Education & Family

Minister sees 'out-dated attitudes' towards apprentices

Apprentice and minister
Image caption Apprentice Thomas Monkman explains his work to the Skills Minister, Nick Boles

The skills minister says parents and teachers often have "outdated attitudes" towards apprenticeships.

Nick Boles said apprenticeships should be regarded as a clear alternative to a full-time university place.

Marking national apprentice week, he said he wanted to promote the idea that apprentices could "go as far as they want to go".

Labour has also been highlighting the issue, saying it would introduce a "gold standard" for apprenticeships.

Mr Boles believes apprenticeships have an image problem with older generations - teachers and parents - because they were brought up at a time when university was the clear choice for able pupils.

'Attitude problem'

But he said young people were increasingly seeing them as a viable career path, partly as an "unintended consequence" of university tuition fees.

"People are making quite hard-headed pragmatic judgements," he said.

"I certainly think that when I was growing up, even though many fewer people went to university, there was this sense that if you could go to university, then of course you would - it was automatic, the government basically paid for it and it was the thing you would do if you could.

"I think now it's changed for the next generation, but there is a lag, and where the attitude problem remains is with parents, and with teachers."

He said there was still a perception that apprenticeships were for "mechanics and brickies".

And while he was quick to stress these were important, he said they were by no means the whole picture.

"You can now become an apprentice lawyer, an apprentice accountant, or an apprentice journalist, and I think that perception is taking some time to change," he said.

Mr Boles acknowledged the UK lagged behind other countries - notably Germany - where apprenticeships are regarded far more positively as routes into trades and technical professions.

He said we could learn much from Germany, but it would not fit "our economic model" in its entirety.

"I would like to get to a place where there's a choice between two routes, both of which could take you as far as you want to go - one of which is a full-time university degree, the other is an apprenticeship," he said.

Poster boy

The minister was speaking during a visit to Holition, a London-based creative technology company, which specialises in supplying retailers.

He was shown a "virtual mirror" the company has developed that allows shoppers to see what they would look like in selected clothes without having to change into them, or how make-up might look without having to actually put any on.

To my uneducated eye, it appeared to work by magic.

Thomas Monkman, who is 20 years old, could be described as a poster boy of the government's apprenticeship campaign.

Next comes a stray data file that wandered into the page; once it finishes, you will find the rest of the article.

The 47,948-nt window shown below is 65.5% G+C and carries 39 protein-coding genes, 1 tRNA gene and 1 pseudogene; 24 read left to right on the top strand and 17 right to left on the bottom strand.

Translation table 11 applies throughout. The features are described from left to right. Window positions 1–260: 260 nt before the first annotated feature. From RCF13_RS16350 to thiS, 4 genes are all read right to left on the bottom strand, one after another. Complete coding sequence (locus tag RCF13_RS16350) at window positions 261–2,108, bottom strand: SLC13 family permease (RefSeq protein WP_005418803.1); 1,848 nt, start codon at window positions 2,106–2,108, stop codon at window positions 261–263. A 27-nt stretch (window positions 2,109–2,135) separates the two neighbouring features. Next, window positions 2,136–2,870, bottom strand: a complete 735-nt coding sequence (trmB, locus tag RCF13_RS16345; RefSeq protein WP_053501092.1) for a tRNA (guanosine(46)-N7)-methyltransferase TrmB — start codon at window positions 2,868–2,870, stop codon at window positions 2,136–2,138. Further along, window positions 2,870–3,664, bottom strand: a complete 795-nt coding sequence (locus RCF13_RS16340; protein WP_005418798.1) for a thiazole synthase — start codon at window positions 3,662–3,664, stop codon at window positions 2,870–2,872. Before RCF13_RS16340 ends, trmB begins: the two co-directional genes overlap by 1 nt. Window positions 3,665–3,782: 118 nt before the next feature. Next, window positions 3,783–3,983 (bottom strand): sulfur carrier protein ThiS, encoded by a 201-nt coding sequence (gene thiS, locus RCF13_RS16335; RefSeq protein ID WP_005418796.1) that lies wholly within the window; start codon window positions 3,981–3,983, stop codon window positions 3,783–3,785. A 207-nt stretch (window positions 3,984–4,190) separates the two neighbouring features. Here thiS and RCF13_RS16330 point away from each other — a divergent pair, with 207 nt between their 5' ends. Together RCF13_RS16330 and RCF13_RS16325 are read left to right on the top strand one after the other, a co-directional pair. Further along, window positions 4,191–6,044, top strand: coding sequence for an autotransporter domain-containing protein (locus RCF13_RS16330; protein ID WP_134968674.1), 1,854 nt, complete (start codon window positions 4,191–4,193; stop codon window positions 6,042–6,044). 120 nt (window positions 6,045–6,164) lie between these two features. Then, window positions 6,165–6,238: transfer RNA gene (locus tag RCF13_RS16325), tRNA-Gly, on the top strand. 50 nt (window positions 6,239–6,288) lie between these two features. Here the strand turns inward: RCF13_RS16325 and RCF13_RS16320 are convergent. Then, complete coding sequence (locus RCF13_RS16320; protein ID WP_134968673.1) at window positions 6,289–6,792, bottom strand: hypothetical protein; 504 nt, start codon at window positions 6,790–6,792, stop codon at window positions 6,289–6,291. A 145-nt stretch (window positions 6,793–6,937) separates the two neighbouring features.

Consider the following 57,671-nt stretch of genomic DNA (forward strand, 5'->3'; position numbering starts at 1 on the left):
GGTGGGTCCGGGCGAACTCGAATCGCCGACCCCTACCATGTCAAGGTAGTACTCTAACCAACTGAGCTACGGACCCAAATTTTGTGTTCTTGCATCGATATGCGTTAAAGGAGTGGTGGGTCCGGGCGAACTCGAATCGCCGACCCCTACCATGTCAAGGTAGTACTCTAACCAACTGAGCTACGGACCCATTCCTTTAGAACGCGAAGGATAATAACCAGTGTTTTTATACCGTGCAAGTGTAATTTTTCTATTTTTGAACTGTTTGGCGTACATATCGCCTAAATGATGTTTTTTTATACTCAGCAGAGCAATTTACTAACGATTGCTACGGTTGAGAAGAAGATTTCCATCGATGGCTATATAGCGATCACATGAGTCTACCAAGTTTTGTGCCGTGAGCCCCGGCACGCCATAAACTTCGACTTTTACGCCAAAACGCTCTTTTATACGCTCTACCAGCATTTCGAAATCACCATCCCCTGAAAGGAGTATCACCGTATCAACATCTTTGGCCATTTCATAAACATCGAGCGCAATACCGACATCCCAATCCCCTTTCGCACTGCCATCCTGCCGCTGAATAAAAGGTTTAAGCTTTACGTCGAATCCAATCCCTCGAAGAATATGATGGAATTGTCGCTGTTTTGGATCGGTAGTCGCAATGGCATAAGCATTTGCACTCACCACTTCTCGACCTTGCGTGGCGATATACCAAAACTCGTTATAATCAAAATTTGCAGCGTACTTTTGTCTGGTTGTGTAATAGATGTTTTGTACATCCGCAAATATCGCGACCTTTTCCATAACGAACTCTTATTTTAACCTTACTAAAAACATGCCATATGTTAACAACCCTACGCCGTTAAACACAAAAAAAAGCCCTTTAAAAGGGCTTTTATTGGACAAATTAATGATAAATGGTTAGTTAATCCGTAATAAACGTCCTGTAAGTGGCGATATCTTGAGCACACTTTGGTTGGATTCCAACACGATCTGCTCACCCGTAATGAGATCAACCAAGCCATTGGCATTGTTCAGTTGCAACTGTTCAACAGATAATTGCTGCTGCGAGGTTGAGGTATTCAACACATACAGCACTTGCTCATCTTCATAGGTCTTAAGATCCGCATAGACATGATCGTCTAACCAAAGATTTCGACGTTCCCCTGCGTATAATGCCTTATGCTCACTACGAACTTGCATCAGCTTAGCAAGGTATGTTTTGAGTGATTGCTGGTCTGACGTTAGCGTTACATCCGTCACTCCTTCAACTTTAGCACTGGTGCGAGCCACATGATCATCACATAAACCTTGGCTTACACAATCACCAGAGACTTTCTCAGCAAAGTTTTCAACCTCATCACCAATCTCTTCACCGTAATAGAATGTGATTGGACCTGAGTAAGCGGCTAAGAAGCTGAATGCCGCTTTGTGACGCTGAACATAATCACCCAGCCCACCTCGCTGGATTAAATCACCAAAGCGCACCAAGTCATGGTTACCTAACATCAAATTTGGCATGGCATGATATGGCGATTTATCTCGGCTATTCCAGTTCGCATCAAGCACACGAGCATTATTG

He joined the company as an 18-year-old, and three weeks into his 13-month apprenticeship was handling an important project for Hugo Boss.

"I wanted to get straight into programming and this apprenticeship was a great way to do that.

"I wanted to see how programming is actually used in the real world, rather than in theory," he told me.

"Everyone is just told to go down the university route, apprenticeships are not even seen as a viable alternative.

"But it was a fairly easy choice for me - I wanted learn practically, rather than academically.

"Of course there should be a balance - university is the best option for some people.

"But I think apprenticeships should be more widely known about and used."

Image caption The minister marvels at technical wizardry

His boss, Jonathan Chippindale, describes himself as "a huge advocate" of apprenticeships.

"We can find talented people, but they can't necessarily do what we need them to do - apprenticeships give us the chance to mould people into what we need," he said.

"We had quite high minded - almost philanthropic - reasons why we wanted to take on an apprentice.

"But we very quickly realised it was a sound investment.

"We ended up with someone specifically trained to fit into our business."

But Mr Chippindale also recognises that the apprentices also need to benefit.

"We had to prove to him that we were a better career choice for him than going to university."

"Thomas joined at a busy time, and we threw him in at the deep end.

"Three weeks into his apprenticeship he was doing a project for Hugo Boss by himself."

Labour have also been marking national apprentice week, with the shadow business secretary Chuka Umunna outlining his party's plans.

He said he wanted to see more "high-quality apprenticeships, and routes on to technical degrees".

He said he wanted to see the same number of school leavers going into apprenticeships as go to university by 2025.

But he said in order to "ensure genuine parity of esteem between academic and vocational pathways", quality should not be sacrificed for quantity, and that expansion should be "based on a relentless commitment to excellence".

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